A major gulf between how UAE employers view the health and wellness support they offer and the perceptions of employees could have a significant impact on productivity, according to new research from health benefits provider Aetna International.
The findings are revealed in the first of two new Business of Health 2020 reports - Tackling polarised perceptions of corporate health and wellness - which investigates the opinions and experiences of 5,000 HR Directors and employees in the UAE, USA, UK and Singapore.
The report was commissioned to analyse the changing needs of global employers and employees, focusing on individual mental and physical health priorities, and the impact this has on businesses.
Despite the vast majority of UAE businesses (92%) agreeing they want employees to prioritise physical and mental health over work, most employees don’t believe the support they are offered is good enough.
While over three-quarters (76%) of employers believe they provide good access to programmes that support health and wellness, only about a quarter (27%) of employees think the same – 26% actually rated the support provided by their employer as poor.
In terms of the most significant risks to productivity and time off, employers think the biggest health challenge is flu and other common viral diseases, closely followed by stress, serious illness, back pain and mental health issues.
Even with stress ranking so highly, 51% of UAE workers view support for stress as poor, compared with 13% of employers.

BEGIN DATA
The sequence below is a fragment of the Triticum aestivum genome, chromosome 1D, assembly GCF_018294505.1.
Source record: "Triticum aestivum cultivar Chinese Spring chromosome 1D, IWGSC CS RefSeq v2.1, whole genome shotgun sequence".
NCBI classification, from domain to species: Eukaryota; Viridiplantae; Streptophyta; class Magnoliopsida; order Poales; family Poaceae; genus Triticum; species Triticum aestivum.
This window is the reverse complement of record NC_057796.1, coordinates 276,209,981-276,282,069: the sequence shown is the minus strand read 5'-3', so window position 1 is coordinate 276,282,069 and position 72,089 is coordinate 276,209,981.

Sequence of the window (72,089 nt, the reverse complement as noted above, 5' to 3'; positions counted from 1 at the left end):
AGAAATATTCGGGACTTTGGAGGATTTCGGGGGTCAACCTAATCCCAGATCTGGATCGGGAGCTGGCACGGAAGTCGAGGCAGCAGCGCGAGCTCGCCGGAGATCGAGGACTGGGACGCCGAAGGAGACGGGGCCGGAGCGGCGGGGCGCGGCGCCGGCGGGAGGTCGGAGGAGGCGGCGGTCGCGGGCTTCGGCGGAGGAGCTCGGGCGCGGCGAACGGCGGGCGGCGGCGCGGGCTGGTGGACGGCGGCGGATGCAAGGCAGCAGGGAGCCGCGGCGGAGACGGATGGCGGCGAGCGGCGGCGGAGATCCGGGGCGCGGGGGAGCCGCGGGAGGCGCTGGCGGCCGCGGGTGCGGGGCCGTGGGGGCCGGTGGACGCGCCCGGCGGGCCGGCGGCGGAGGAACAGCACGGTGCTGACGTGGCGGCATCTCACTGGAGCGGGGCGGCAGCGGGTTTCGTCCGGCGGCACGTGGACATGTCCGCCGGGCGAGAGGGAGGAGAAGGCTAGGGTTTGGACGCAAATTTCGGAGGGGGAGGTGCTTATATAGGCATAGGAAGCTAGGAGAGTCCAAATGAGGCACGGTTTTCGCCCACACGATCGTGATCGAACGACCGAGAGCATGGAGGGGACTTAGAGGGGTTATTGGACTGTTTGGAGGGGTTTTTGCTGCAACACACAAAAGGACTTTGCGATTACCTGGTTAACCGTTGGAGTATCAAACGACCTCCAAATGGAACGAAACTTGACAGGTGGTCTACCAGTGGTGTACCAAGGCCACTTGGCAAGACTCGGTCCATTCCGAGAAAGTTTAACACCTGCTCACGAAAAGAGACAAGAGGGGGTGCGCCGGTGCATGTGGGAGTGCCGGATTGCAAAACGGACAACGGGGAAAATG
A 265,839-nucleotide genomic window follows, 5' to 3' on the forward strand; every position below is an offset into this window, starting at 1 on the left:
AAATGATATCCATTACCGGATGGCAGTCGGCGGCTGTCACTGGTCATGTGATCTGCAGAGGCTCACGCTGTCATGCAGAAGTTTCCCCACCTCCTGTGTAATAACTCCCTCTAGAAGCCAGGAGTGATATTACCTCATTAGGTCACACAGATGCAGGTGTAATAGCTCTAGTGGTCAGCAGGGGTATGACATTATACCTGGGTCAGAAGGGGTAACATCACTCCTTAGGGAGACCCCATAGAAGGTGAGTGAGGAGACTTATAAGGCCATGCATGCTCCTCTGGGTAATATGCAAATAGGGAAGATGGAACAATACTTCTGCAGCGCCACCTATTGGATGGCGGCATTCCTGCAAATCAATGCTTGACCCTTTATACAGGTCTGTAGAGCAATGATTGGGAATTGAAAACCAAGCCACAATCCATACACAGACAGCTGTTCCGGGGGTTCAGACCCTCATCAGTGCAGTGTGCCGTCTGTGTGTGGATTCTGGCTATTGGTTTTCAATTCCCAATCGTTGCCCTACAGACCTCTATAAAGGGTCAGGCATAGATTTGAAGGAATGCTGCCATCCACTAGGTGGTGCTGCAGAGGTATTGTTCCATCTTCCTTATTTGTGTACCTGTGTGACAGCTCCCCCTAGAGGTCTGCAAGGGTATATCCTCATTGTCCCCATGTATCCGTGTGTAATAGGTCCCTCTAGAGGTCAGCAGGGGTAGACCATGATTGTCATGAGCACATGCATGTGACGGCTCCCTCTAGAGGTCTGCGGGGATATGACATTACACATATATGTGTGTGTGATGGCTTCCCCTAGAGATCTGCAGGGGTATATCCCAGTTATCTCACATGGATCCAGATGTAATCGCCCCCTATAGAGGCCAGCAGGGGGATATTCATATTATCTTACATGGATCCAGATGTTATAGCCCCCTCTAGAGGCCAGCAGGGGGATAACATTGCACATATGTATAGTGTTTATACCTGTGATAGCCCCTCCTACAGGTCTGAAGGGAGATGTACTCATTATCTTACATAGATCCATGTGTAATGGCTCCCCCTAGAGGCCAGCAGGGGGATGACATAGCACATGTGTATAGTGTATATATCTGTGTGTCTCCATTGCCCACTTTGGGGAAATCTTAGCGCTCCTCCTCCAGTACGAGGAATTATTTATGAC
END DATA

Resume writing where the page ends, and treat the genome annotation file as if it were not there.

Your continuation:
These figures are particularly alarming when compared to the global average which found that 38% of employees view support for stress as poor compared to 11% of employers.
Given that 88% of UAE employees went on to indicate that stress could one day impact their ability to work, a perceived lack of support in this area could seriously hamper business effort at both recruitment and retention, as well as an organisation’s future business performance.
Catherine Darroue, senior director of customer proposition, EMEA, at Aetna International, said: “A clear gap is emerging in the UAE when it comes to the level of mental and physical health support businesses are providing and the impact this is having on employees.
“While employers recognise that offering wellness and health support is becoming as vital as policies around holiday time, sick leave and retirement plans, companies need to do more to better understand and meet the needs of workforces.”
Significantly, two thirds (67%) of workers stated that they wouldn’t join a company if it didn’t have clear policy on supporting those with mental health issues including stress, anxiety or depression, reflecting the priorities of today’s jobseekers.
Darroue added: “Employers must ask themselves how they can help their workforce achieve a good quality of life, empowering them to manage any issues that arise over and above offering financial rewards.
“It’s these social and professional determinants of health that influence employee happiness and well-being, and therefore performance and loyalty.
“By inspiring individuals to change their habits and giving them the tools to be successful in achieving their goals, organisations will improve their performance and ensure they’re equipped to keep pace with tomorrow’s needs, demands and technology.”